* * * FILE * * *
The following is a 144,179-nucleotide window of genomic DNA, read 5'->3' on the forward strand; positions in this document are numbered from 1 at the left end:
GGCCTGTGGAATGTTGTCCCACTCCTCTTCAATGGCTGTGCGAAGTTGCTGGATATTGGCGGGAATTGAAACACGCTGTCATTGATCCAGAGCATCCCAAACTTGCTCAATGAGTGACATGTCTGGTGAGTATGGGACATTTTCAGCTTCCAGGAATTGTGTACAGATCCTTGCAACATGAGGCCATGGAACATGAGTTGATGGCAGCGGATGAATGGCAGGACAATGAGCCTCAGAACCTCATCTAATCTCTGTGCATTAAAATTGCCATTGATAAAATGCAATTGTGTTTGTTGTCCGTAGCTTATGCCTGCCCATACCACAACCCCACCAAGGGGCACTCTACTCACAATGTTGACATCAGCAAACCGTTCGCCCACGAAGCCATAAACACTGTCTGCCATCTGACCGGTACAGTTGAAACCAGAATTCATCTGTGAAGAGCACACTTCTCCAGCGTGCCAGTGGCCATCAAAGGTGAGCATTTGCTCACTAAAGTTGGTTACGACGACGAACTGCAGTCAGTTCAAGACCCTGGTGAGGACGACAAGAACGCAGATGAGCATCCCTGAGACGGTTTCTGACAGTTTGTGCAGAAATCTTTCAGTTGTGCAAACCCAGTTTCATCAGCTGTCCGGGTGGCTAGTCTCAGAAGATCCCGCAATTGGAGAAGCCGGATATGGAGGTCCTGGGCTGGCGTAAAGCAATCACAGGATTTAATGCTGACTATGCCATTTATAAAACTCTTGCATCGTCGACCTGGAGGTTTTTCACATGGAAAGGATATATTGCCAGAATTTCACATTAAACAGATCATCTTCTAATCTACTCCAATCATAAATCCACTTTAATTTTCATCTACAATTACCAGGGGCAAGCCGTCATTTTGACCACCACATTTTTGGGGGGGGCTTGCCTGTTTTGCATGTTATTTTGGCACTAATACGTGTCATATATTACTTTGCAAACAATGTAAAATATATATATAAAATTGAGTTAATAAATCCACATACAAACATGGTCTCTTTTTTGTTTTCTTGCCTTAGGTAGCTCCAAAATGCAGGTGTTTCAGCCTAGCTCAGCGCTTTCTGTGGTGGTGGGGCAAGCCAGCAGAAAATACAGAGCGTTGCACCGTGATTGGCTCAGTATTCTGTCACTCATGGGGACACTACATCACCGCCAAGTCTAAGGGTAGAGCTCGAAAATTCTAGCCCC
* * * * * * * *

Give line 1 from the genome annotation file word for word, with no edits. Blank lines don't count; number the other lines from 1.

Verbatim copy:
The following is a 144,179-nucleotide window of genomic DNA, read 5'->3' on the forward strand; positions in this document are numbered from 1 at the left end: